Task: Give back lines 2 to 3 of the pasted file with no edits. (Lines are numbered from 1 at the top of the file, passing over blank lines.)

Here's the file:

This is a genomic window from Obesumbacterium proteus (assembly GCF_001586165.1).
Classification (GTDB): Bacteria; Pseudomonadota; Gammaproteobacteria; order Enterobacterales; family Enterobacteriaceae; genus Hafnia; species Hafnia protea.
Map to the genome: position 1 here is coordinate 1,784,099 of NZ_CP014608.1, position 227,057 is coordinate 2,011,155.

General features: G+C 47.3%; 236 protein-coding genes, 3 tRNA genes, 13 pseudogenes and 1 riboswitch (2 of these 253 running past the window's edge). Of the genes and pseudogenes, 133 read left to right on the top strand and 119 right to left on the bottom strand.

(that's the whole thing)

Classification (GTDB): Bacteria; Pseudomonadota; Gammaproteobacteria; order Enterobacterales; family Enterobacteriaceae; genus Hafnia; species Hafnia protea.
Map to the genome: position 1 here is coordinate 1,784,099 of NZ_CP014608.1, position 227,057 is coordinate 2,011,155.